HARRISBURG, PA., AUG 8-SEPT. 1–When Bill Tull, owner of Susquehanna Valley Harley-Davidson in Harrisburg, announced the Sea to See the Sea Ride almost two years ago, I was not sure if I could block off the time for a 24-day cross country ride, but I am so glad I did!
Bill had made this ride solo more than 10 years ago in an attempt to clear his head after a heart-rending divorce. This time the ride would be much different. Ten years later, for his 60th birthday, he would lead the ride with eight friends and fellow H.O.G. members coast to coast, 9,130 miles, accompanied of his lovely bride of three years.
We began the ride on August 8 at Susquehanna Valley Harley-Davidson, with nine of us in a circle joined by 20-25 friends and family who had gathered to see us off. George Higgins, the vice president of the Harrisburg Black Sheep chapter, joined with us to say a blessing for the trip, but being a former quartet singer he began by leading us in singing “America the Beautiful.” With hugs and kisses and great excitement, we were off, riding out of the dealership to the sound of the old Smokey and the Bandit song: “Eastbound and down, loaded up and truck’n, a’we gonna do what they say can’t be done!”
The ride eastbound to Atlantic City, our first stop, was uneventful. We found a quaint little restaurant on the boardwalk for dinner and had our picture taken around one of the lifeguard boats at the edge of the Atlantic Ocean. One of the ladies said, “Let’s line up the boots in the sand” when we were getting our feet wet in the Atlantic, and this became a theme to be repeated on the West Coast once we arrived.
As we rode across the country for the next 23 days we witnessed some of the best America has to offer —the St. Louis Arch and the Gateway to the West Museum, the climb up Pike’s Peak, crossing the Rockies and the Continental Divide, the Grand Canyon, Hoover Dam and The Strip in Las Vegas, Glacier National Park, Yosemite National Park, Sequoia National Park, Yellowstone National Park, Devil’s Tower and the Redwood National and State Parks, just to name a few of the many landmarks. We traveled the California coast on Route 1, saw the cliffs of the Oregon coast, crossed the Golden Gate Bridge, followed the Columbia River Gorge and rode over the famous Bear Tooth Pass in Wyoming.
For me it was a trip of a lifetime. I vividly remember my first desire to travel the country when my third-grade teacher shared pictures of her summer travels. Her goal to visit all 50 states was etched deeply into my soul from that day forward. Not that I have completed the journey, but this ride would take a big bite out of the task.
This would be my virgin voyage cross-country on a motorcycle. Any fears for my first trip were fueled by a friend who warned me, saying, “Halfway into this trip you are going to get up in the morning and say I have to get back on that damn thing again?” But I did not find that to be the case at all. Yes, the schedule was tough, but I was on my 2011 CVO Ultra which purred like a lion and ate up the road. We averaged 375 miles per day — sometimes less, but on some days we covered 500 or 600 miles.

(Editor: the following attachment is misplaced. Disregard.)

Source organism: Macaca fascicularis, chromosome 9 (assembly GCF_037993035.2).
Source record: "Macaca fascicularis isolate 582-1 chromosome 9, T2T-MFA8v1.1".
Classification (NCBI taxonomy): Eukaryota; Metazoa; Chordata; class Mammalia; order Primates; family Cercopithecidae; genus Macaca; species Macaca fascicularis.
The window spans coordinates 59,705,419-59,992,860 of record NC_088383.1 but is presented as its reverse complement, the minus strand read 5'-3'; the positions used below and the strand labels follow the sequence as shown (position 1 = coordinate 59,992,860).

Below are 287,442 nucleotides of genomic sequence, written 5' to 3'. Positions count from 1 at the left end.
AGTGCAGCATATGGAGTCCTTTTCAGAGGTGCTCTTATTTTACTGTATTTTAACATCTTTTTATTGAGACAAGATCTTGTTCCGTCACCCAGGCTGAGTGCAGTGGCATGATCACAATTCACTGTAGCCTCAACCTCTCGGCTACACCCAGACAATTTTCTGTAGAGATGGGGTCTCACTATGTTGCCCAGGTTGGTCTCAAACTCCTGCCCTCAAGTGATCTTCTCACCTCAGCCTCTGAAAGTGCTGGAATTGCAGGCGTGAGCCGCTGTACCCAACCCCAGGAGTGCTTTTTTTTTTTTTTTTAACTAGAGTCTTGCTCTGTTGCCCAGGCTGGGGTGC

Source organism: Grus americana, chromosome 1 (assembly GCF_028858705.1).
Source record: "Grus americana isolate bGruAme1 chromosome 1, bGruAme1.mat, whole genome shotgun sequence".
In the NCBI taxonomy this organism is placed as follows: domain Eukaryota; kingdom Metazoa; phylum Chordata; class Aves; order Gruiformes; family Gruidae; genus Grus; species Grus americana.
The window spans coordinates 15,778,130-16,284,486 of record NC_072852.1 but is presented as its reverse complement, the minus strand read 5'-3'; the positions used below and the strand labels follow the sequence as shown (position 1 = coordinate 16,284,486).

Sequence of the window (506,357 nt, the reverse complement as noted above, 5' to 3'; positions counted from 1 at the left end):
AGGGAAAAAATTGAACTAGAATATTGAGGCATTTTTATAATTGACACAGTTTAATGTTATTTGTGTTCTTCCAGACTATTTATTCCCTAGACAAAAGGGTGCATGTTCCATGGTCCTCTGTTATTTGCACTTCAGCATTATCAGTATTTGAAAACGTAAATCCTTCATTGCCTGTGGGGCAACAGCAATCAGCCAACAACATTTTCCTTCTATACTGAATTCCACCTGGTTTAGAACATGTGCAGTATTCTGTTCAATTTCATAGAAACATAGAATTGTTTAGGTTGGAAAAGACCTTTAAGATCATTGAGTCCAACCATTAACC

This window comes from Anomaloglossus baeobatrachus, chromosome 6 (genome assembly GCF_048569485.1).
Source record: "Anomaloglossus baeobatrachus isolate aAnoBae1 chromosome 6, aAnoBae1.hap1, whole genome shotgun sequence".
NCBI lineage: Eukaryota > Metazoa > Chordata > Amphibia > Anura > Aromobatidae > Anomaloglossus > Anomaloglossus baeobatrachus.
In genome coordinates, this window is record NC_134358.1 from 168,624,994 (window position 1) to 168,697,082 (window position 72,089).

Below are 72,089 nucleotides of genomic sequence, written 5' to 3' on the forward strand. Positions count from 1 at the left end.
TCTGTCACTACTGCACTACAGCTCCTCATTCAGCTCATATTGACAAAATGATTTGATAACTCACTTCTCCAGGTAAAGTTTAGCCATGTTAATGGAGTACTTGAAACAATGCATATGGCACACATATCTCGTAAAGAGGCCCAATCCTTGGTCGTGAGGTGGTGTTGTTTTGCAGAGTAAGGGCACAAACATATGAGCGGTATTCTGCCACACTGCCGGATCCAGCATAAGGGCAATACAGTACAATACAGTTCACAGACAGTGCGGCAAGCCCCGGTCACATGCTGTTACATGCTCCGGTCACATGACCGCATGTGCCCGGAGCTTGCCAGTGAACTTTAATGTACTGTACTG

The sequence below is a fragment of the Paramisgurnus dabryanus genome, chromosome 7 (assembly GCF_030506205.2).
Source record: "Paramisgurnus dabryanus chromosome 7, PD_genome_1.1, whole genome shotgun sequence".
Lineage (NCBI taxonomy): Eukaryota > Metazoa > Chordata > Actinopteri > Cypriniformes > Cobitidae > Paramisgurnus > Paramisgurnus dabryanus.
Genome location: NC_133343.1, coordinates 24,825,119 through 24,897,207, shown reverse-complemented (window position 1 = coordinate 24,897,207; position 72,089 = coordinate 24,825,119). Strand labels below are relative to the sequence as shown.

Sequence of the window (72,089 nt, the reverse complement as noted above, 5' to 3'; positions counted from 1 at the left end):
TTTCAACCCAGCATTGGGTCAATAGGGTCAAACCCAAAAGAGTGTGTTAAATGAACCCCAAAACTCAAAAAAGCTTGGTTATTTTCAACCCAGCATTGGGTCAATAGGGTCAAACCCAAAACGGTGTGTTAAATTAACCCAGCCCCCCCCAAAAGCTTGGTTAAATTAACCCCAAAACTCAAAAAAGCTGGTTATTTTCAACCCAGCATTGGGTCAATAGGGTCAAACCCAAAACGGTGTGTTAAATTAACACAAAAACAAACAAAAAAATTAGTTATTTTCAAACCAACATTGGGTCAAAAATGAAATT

I actually enjoyed every day with no real struggles riding and would repeat the ride again—no question. To our benefit, we had the privilege of being led by an experienced and well-prepared ride leader. I found that Bill Tull is a true biker who seemed to have a sixth sense about rain. Several times he pulled off to take a 15-minute break to let the rain clouds pass by. When we resumed we only rode over wet roads. In 9,130 miles we traveled less than 250 miles through wet weather.
I was privileged to ride with a great group of people in our Harrisburg H.O.G. chapter. And I count myself privileged to ride an American icon—a Harley Davidson. On more than one occasion on this ride I was approached to have my picture taken with my bike, like the three young Mexican girls visiting the California coast who snuggled up so close to me for the picture that my face turned red. Bill Tull told me that if I died in that moment the mortician would have had to scrape the smile off my face. Good times.
Traveling the U.S.A., one thing I found to be so true is that you can read about it and see the pictures, but until you witness it yourself, the magnitude of the beauty of this country cannot be fully appreciated. Everyone on the ride commented on multiple occasions that everyone in America should take a cross-country trip either riding or driving. Each national park, from the heights of the Rockies to the depths of the Grand Canyon, from sea to shining sea, has its own majesty to behold. I praise the men who had the vision to set aside these beautiful lands for posterity.
One of the simplest, yet most profound, sights we witnessed on our trip was on a night ride to see Mount Rushmore. Manmade Mount Rushmore illuminated in the night was spectacular, but it was nothing compared to the beauty when we stopped in the darkness of a forest road to gaze upward. The brilliance of the Milky Way sky was full of the brightest stars I have ever seen. It seemed as if you could reach up and touch them. In the darkness of the night I heard one of our team members say, “You did a great job with this one, God.”
To top off the journey, on the way home we stopped at the Harley-Davidson Museum in Milwaukee for the 110th Anniversary Celebration, then headed north to Michigan to pay a visit to Mackinac Island and cross over the spectacular Mackinac Bridge. All in all, over 24 days and 9,130 miles, nine riders on eight bikes took over 3,700 photos and videos and took home a lifetime of memories.